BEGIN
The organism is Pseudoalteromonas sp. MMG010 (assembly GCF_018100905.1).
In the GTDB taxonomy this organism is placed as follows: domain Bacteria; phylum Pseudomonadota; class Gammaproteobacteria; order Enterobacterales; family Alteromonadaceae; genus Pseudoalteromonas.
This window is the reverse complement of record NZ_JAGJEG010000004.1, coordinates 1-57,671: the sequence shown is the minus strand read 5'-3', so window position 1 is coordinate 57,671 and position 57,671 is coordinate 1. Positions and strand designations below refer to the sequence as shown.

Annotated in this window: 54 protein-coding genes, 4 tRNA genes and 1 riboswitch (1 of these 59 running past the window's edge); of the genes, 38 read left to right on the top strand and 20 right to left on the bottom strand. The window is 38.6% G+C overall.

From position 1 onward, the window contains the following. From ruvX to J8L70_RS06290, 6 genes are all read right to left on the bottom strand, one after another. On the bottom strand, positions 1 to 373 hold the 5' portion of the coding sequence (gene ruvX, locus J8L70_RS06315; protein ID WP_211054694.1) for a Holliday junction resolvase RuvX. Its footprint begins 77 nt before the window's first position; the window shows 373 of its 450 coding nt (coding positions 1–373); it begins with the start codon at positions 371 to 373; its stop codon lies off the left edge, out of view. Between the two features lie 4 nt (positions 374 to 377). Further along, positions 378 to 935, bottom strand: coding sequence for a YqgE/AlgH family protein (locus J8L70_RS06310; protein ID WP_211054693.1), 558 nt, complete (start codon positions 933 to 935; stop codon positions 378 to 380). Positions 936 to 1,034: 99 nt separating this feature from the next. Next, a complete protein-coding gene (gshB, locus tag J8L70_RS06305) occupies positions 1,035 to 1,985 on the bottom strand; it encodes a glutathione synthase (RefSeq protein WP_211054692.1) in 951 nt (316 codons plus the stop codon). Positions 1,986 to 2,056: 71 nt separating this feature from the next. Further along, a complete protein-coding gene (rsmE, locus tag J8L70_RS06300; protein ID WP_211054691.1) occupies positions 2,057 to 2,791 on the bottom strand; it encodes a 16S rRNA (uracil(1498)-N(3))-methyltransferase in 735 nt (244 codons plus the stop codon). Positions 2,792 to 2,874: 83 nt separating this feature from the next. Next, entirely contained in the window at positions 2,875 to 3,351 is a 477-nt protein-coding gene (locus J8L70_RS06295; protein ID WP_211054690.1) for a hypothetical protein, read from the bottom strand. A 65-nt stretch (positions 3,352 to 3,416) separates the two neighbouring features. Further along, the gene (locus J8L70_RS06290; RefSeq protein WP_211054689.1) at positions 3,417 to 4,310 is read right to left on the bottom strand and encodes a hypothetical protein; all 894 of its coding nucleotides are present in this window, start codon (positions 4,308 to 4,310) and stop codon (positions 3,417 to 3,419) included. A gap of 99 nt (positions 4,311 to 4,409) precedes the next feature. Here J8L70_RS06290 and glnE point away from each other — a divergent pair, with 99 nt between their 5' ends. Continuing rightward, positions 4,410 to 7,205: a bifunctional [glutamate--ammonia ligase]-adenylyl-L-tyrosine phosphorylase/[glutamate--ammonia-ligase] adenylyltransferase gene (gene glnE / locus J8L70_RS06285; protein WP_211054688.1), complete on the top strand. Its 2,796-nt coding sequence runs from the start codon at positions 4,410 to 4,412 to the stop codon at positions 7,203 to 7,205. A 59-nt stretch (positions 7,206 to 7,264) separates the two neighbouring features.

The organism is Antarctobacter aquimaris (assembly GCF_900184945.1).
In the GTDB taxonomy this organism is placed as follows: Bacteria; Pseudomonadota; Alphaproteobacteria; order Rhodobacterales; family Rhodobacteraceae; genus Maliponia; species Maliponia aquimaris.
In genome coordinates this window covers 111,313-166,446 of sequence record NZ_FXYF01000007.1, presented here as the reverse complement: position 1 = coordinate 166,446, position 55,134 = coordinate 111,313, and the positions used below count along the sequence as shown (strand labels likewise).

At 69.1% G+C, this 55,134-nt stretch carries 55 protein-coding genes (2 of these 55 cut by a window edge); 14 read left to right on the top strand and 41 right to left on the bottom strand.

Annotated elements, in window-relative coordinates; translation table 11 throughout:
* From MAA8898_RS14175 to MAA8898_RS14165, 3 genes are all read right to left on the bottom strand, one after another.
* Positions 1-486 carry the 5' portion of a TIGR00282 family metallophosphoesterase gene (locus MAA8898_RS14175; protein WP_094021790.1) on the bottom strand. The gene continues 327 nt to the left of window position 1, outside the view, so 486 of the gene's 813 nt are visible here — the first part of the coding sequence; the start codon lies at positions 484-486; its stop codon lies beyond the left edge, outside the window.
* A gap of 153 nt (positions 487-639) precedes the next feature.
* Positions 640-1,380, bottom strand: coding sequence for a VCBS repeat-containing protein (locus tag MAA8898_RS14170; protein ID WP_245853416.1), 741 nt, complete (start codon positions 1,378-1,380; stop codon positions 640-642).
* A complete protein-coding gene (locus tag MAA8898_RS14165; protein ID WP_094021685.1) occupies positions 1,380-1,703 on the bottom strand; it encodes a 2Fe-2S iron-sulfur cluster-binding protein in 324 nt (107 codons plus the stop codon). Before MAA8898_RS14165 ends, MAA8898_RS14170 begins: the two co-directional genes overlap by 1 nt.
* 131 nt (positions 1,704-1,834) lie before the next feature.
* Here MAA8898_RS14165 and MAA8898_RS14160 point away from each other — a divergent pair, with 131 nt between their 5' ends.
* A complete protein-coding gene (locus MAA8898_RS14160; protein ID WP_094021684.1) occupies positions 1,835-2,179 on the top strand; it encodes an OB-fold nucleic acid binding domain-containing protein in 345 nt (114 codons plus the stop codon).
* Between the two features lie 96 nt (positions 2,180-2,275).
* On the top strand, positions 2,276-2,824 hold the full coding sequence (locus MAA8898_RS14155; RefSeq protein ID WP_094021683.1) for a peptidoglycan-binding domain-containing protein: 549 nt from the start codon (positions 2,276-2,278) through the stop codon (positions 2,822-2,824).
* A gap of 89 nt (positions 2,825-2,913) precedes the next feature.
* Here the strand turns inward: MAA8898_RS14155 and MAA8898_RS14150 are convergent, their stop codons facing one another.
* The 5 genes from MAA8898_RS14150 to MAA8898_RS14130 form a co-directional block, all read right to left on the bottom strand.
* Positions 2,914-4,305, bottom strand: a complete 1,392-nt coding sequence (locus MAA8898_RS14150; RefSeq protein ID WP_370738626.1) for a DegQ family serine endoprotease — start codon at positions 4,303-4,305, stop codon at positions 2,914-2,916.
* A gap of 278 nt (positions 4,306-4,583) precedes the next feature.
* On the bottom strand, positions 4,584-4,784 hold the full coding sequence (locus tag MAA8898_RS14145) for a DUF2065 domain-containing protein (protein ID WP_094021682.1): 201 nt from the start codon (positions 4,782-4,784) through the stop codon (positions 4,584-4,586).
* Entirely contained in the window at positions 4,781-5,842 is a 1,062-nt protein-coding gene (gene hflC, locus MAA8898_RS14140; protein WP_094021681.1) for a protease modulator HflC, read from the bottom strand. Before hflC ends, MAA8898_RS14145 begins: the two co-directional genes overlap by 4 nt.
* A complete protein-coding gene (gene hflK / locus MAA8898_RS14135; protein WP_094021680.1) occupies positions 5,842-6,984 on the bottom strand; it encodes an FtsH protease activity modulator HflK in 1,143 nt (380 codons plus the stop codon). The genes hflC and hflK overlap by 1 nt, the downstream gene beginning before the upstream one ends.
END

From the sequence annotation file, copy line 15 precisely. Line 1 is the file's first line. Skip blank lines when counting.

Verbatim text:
* A complete protein-coding gene (locus tag MAA8898_RS14165; protein ID WP_094021685.1) occupies positions 1,380-1,703 on the bottom strand; it encodes a 2Fe-2S iron-sulfur cluster-binding protein in 324 nt (107 codons plus the stop codon). Before MAA8898_RS14165 ends, MAA8898_RS14170 begins: the two co-directional genes overlap by 1 nt.